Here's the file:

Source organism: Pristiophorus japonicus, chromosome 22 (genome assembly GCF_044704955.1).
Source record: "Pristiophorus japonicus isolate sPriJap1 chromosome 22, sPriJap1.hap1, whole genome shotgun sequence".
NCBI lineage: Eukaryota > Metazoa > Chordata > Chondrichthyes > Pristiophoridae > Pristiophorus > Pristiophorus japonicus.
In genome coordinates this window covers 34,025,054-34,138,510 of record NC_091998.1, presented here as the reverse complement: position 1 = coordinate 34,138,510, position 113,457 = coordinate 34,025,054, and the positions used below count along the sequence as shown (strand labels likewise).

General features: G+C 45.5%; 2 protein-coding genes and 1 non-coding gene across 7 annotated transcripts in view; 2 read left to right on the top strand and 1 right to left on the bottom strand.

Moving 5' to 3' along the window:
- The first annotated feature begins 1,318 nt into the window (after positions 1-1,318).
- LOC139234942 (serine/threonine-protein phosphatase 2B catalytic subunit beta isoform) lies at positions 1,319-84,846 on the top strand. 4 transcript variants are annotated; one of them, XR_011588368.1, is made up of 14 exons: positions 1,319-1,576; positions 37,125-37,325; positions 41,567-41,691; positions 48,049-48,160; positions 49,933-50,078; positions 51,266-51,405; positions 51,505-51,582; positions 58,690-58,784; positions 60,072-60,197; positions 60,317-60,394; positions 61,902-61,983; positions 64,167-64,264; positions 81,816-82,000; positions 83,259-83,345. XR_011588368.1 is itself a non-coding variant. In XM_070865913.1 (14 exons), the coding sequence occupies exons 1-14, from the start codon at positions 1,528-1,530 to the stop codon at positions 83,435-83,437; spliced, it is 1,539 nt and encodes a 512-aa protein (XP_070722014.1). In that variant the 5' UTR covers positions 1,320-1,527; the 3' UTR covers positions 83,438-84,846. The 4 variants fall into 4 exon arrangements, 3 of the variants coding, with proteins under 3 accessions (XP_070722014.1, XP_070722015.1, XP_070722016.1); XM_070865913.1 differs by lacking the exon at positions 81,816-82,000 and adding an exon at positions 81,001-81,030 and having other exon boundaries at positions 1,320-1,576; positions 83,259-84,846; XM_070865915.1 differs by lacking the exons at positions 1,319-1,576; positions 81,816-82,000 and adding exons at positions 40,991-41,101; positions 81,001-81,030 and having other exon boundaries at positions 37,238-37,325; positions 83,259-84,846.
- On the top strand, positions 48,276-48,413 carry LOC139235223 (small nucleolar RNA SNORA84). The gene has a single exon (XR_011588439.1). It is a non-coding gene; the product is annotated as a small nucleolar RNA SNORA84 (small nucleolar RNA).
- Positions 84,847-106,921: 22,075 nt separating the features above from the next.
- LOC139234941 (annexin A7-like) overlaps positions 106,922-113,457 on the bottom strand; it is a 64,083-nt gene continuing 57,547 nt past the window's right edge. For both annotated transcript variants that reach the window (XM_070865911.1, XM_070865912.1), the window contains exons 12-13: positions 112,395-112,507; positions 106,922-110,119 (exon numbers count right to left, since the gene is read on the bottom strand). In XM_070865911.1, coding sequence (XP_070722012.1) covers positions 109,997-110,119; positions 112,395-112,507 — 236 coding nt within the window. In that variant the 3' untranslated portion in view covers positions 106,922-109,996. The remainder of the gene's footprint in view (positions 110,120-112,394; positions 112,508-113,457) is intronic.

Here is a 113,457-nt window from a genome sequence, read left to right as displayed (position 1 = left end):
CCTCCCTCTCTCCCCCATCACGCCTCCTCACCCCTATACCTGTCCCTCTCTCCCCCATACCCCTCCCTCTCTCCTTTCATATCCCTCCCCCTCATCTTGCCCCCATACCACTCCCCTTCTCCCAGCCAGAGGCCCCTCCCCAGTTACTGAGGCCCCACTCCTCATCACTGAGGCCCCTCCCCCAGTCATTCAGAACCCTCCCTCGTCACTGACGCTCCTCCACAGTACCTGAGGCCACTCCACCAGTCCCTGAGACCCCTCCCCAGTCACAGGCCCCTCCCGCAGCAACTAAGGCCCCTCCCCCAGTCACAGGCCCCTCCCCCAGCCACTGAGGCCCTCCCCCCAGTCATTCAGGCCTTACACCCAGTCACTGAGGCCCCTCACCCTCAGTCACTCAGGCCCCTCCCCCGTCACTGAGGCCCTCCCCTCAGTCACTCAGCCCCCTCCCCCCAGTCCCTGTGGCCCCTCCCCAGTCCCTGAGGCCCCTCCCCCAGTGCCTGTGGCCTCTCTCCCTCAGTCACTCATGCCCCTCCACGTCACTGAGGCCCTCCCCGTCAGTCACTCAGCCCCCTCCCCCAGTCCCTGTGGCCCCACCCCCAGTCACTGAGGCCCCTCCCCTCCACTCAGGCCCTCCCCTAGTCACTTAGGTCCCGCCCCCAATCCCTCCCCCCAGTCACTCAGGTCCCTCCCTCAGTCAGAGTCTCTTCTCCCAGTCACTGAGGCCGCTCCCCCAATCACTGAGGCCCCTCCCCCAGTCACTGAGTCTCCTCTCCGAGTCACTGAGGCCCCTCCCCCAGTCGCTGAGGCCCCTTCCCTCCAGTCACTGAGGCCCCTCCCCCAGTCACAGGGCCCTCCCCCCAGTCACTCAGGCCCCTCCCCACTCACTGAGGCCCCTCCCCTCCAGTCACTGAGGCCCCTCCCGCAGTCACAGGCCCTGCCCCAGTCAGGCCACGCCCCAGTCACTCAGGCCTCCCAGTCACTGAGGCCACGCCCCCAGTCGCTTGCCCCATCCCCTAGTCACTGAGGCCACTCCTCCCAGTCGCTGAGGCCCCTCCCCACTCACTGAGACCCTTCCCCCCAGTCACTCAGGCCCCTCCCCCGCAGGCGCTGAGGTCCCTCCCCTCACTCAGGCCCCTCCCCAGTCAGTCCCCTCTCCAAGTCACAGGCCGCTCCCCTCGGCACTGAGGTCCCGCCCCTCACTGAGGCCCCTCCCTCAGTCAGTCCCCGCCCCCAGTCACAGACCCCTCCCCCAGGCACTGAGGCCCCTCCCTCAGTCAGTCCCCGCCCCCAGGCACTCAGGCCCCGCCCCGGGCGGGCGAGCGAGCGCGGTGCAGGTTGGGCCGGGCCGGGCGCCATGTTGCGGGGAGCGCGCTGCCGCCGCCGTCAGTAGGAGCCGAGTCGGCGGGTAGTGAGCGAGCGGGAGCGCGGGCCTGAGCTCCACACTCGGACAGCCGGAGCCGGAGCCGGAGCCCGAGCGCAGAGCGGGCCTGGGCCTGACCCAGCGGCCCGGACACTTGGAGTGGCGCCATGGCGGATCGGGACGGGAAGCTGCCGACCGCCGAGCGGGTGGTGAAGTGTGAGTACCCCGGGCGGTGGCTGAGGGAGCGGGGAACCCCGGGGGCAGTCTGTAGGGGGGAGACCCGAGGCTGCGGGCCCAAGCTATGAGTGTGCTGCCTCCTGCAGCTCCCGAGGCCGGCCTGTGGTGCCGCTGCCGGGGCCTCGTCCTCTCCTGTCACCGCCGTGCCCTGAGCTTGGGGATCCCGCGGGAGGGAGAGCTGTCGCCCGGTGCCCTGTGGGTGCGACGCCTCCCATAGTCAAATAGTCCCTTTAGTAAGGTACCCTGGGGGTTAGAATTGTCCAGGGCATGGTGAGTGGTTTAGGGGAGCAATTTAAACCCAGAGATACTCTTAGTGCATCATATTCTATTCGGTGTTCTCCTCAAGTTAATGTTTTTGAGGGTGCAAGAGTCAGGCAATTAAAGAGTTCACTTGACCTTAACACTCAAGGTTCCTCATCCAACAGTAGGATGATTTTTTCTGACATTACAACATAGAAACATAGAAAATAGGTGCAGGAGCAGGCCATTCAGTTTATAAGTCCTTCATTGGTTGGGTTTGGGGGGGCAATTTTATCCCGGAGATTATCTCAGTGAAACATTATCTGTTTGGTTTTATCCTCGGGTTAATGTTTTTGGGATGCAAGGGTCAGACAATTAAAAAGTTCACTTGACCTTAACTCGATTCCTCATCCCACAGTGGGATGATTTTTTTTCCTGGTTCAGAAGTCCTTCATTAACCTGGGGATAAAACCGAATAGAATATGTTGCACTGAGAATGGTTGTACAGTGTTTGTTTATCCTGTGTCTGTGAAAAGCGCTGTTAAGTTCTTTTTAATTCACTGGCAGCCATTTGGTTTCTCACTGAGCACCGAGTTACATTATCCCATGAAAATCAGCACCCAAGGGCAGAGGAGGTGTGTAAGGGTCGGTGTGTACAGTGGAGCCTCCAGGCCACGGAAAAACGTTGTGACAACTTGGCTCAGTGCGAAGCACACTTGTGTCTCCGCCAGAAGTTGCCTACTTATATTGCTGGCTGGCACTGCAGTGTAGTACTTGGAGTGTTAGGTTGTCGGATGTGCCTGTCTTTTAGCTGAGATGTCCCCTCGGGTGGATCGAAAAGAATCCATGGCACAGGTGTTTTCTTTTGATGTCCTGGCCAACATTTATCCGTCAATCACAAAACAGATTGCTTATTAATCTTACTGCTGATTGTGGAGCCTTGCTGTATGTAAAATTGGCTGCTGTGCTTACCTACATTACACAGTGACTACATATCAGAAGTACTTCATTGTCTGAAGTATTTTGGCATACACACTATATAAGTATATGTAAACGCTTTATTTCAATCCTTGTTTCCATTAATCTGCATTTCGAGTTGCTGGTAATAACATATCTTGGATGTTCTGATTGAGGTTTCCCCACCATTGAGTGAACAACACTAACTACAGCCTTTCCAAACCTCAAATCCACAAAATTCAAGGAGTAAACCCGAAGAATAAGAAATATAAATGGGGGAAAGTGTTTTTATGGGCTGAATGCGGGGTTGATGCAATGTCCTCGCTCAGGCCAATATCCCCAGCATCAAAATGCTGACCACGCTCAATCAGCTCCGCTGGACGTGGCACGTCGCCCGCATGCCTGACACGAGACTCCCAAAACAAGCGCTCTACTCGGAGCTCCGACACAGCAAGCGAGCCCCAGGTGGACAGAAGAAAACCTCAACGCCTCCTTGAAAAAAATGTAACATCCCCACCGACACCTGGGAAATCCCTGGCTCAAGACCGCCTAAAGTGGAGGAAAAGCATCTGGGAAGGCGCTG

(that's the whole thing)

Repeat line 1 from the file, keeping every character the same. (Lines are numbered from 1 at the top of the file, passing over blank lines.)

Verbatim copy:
Source organism: Pristiophorus japonicus, chromosome 22 (genome assembly GCF_044704955.1).